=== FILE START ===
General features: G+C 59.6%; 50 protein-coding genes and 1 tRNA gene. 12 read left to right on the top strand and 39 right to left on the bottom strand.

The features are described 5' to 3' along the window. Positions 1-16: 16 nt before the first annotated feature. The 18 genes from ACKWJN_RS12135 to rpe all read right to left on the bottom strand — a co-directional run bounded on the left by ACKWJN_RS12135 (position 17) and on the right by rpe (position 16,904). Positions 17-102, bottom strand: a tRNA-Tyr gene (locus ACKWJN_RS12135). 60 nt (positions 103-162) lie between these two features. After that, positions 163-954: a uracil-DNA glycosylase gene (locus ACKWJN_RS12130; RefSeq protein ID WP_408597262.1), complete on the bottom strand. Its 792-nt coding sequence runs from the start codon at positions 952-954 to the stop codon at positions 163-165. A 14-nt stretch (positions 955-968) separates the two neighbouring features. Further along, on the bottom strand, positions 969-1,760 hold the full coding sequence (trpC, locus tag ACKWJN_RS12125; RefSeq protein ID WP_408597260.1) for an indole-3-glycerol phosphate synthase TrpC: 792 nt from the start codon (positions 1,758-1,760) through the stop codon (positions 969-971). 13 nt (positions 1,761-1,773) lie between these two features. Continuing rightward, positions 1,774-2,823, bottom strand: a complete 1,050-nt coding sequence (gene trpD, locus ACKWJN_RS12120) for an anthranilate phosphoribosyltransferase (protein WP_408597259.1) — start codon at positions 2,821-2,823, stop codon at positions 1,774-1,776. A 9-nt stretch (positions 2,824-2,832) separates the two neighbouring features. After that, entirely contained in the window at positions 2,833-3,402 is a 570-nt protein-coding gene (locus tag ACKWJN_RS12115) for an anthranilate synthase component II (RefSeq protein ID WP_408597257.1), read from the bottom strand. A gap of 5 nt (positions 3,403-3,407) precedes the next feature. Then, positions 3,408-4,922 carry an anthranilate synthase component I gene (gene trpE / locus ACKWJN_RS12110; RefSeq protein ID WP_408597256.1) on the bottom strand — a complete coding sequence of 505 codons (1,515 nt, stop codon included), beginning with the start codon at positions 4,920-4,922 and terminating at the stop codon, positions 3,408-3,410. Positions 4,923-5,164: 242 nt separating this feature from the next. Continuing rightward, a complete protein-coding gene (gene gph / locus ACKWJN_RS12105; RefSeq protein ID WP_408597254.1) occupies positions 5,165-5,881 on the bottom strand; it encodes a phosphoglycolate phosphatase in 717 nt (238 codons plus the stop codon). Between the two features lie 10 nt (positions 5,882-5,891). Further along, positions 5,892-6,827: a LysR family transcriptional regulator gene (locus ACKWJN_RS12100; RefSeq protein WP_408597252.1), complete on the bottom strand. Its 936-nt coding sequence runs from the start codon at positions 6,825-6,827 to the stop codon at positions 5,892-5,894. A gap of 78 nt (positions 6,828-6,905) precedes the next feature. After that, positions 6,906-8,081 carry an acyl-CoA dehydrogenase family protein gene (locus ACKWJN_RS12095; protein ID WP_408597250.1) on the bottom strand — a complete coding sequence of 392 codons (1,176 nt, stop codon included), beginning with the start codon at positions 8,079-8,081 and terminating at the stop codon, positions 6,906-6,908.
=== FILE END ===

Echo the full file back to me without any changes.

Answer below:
General features: G+C 59.6%; 50 protein-coding genes and 1 tRNA gene. 12 read left to right on the top strand and 39 right to left on the bottom strand.

The features are described 5' to 3' along the window. Positions 1-16: 16 nt before the first annotated feature. The 18 genes from ACKWJN_RS12135 to rpe all read right to left on the bottom strand — a co-directional run bounded on the left by ACKWJN_RS12135 (position 17) and on the right by rpe (position 16,904). Positions 17-102, bottom strand: a tRNA-Tyr gene (locus ACKWJN_RS12135). 60 nt (positions 103-162) lie between these two features. After that, positions 163-954: a uracil-DNA glycosylase gene (locus ACKWJN_RS12130; RefSeq protein ID WP_408597262.1), complete on the bottom strand. Its 792-nt coding sequence runs from the start codon at positions 952-954 to the stop codon at positions 163-165. A 14-nt stretch (positions 955-968) separates the two neighbouring features. Further along, on the bottom strand, positions 969-1,760 hold the full coding sequence (trpC, locus tag ACKWJN_RS12125; RefSeq protein ID WP_408597260.1) for an indole-3-glycerol phosphate synthase TrpC: 792 nt from the start codon (positions 1,758-1,760) through the stop codon (positions 969-971). 13 nt (positions 1,761-1,773) lie between these two features. Continuing rightward, positions 1,774-2,823, bottom strand: a complete 1,050-nt coding sequence (gene trpD, locus ACKWJN_RS12120) for an anthranilate phosphoribosyltransferase (protein WP_408597259.1) — start codon at positions 2,821-2,823, stop codon at positions 1,774-1,776. A 9-nt stretch (positions 2,824-2,832) separates the two neighbouring features. After that, entirely contained in the window at positions 2,833-3,402 is a 570-nt protein-coding gene (locus tag ACKWJN_RS12115) for an anthranilate synthase component II (RefSeq protein ID WP_408597257.1), read from the bottom strand. A gap of 5 nt (positions 3,403-3,407) precedes the next feature. Then, positions 3,408-4,922 carry an anthranilate synthase component I gene (gene trpE / locus ACKWJN_RS12110; RefSeq protein ID WP_408597256.1) on the bottom strand — a complete coding sequence of 505 codons (1,515 nt, stop codon included), beginning with the start codon at positions 4,920-4,922 and terminating at the stop codon, positions 3,408-3,410. Positions 4,923-5,164: 242 nt separating this feature from the next. Continuing rightward, a complete protein-coding gene (gene gph / locus ACKWJN_RS12105; RefSeq protein ID WP_408597254.1) occupies positions 5,165-5,881 on the bottom strand; it encodes a phosphoglycolate phosphatase in 717 nt (238 codons plus the stop codon). Between the two features lie 10 nt (positions 5,882-5,891). Further along, positions 5,892-6,827: a LysR family transcriptional regulator gene (locus ACKWJN_RS12100; RefSeq protein WP_408597252.1), complete on the bottom strand. Its 936-nt coding sequence runs from the start codon at positions 6,825-6,827 to the stop codon at positions 5,892-5,894. A gap of 78 nt (positions 6,828-6,905) precedes the next feature. After that, positions 6,906-8,081 carry an acyl-CoA dehydrogenase family protein gene (locus ACKWJN_RS12095; protein ID WP_408597250.1) on the bottom strand — a complete coding sequence of 392 codons (1,176 nt, stop codon included), beginning with the start codon at positions 8,079-8,081 and terminating at the stop codon, positions 6,906-6,908.